In studies in dogs, intravenous dosing of NEF reduced plasma mCPP Cmax by 50% from that found with oral dosing, as reported by Shukla et al., in “Pharmacokinetics, Absolute Bioavailability, and Disposition of [14C] Nefazodone in the Dog”, Drug Metab. Disposition, Vol. 21, No. 3, pp. 502-507 (1993).
Also, a discussion of bupropion and its three major metabolites, erythrohydrobupropion, hydroxybupropion, and threohydrobupropion, as well as the strong relationship of higher hydroxybupropion metabolite concentrations in therapeutically non-responding patients in contrast to responders, can be seen in Posner et al., “The Disposition of Bupropion and Its Metabolites in Healthy Male Volunteers after Single and Multiple Doses”, Vol. 29, Eur. J. Clin. Pharmacol., pp. 97-103 (1985) and Bolden et al., “Bupropion in Depression”, Vol. 45, Arch. Gen. Psychiatry, pp. 145-149 (Feburary 1988). Hydroxybupropion, therefore, represents an unwanted metabolite.
Background information with respect to skin administration of drugs is as follows.
Highly lipid soluble substances are absorbed through the skin and even are the basis for the toxicity for such lipid soluble drugs, for instance, insecticides and organic solvents. Absorption through the skin can be enhanced by suspending the drug in an oily vehicle and rubbing it onto the skin, a method known as inunction.
A variety of improvements in transdermal administration of drugs has transpired over the last few years.
For example, ultrasound mediated transdermal delivery, in which low frequency ultrasound application increases the permeability of the skin to many drugs including higher molecular weight drugs, was recently described by Mitragotri, Blankschtein, and Langer in “Ultrasound-Mediated Transdermal Protein Delivery”, Science, 269:850-853 (1995).
In addition, when ionizable drugs such as dexamethasone sodium phosphate or lidocane hydrochloride are used, the electro-transport system of iontophoresis can be used to drive the drugs through the skin such as in the use of the PHORESOR® made by IOMED. Also, Alza Corporation has also been active in developing electro-transport systems for drug delivery. (See, Alza U.S. Pat. Nos. D384,745 issued Oct. 7, 1997; D372,098 issued Jul. 23, 1996; U.S. Pat. Nos. 5,629,019 issued May 13, 1997; and 566,817 issued Sep. 16, 1997.
The advantages of skin administration to the systemic circulation include:
1) bypassing the gastrointestinal portal vein entry into the liver and its first-pass metabolism,
2) sustained blood levels without multiday dosing, and
3) blood concentrations of drug controllable within and between patients in a narrow range.
See, Shaw, J. E. and Chandrasekaran, S. K., “Skin as a Mode for Systemic Drug Administration”, Greaves, M. W. and Shuster, S. (eds.), Pharmacology of the Skin II, Springer-Verlag:New York, pp. 115-122 (1989).
Background information with respect to skin patches is described in U.S. Pat. No. 4,920,989 to Rose, Jarvik, and Rose, and in U.S. Pat. No. 5,016,652 to Rose and Jarvik, both of which involve administration of nicotine by way of a skin patch. See also, Southam, M. A., “Transdermal Fentanyl Therapy: System Design, Pharmacokinetics and Efficacy”, Anti-Cancer Drugs, 6 Suppl. 3:29-34, (1995) as another example of skin patches.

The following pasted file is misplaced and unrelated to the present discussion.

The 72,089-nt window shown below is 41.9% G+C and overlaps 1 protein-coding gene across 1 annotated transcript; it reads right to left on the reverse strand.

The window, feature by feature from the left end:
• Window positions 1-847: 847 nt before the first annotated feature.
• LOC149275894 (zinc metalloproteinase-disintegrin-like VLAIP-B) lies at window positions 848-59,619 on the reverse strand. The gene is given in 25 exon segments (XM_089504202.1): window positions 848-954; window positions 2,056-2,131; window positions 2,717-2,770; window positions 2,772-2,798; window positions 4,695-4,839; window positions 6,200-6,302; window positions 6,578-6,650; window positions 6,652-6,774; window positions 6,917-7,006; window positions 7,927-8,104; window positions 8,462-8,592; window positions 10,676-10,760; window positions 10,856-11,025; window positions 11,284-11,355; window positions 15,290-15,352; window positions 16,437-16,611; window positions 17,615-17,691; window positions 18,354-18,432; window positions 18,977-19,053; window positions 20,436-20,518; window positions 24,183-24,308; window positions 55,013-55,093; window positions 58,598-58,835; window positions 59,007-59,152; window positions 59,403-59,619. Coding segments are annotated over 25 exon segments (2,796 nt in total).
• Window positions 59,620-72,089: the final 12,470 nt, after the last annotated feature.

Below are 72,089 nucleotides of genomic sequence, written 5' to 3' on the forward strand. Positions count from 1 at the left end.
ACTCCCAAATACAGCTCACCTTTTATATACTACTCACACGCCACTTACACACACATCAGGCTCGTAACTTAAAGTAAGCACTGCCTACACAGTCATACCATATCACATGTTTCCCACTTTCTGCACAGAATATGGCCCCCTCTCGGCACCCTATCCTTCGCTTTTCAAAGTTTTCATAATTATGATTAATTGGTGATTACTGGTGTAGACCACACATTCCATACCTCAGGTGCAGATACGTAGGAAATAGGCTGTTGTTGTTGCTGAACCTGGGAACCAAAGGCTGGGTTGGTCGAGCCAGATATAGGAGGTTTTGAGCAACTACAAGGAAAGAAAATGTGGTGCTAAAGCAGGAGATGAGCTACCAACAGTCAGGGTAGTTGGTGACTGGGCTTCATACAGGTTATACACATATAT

Of the rapid development of techniques for administering drugs by skin patches, one improvement is the development by Fuisz Technology LTD of a melt spinable carrier agent such as sugar which is combined with a medicament and then converted to a fiber for by melt-spinning. (See, U.S. Pat. No. 4,855,362, entitled “Rapidly Dissolvable Medicinal Dosage Unit and Method of Manufacture”.) This facilitates dissolving the medication onto any surface area when wetted such as with skin moisture. It is also readily applicable to sublingual or buccal administration.
These skin delivery systems are well known to those practiced in the art of clinical pharmacology.
More specifically in connection with the additional information in the instant continuation-in-part patent application vis-a-vis deprenyl are U.S. Pat. Nos. 4,868,218 and 4,861,800, both issued in 1989 to Buyske. The former discloses the MAO inhibitor type B drug levo-deprenyl being used in the treatment of mental depression in a formulation applied to the skin of a human patient. The latter discloses the MAO inhibitor type B drug levo-deprenyl being used for the treatment of Parkinson's disease or Alzheimer's disease in a formulation applied to the skin of a human patient.
Background information with respect to inhalation of drugs is as follows.
Inhalation techniques for administering drugs have been known for centuries. Witness the use of smoking to administer opiates and nicotine.
Also, inhalation of gases is a classical means of inducing surgical anesthesia and as well volatile drugs may be inhaled in this manner.
In another embodiment of the present invention, the focus is on inhalation administration of medicaments, particularly via inhalators, such as for dry powders or aerosols. Inhalation drug administration provides a means of bypassing the gastrointestinal portal vein entry first-pass metabolism and as well provides a means of rapid access to the general circulation. See, Benet, L. Z., Kroetz, D. L. and Sheiner, L. B., “Pharmacokinetics: The Dynamics of Drug Absorption, Distribution, and Elimination”, Hardman, L. G. et al. (eds), Goodman and Gilman's The Pharmacological Basis of Therapeutics, 9th Ed, McGraw-Hill:New York, pp. 3-27, (1996).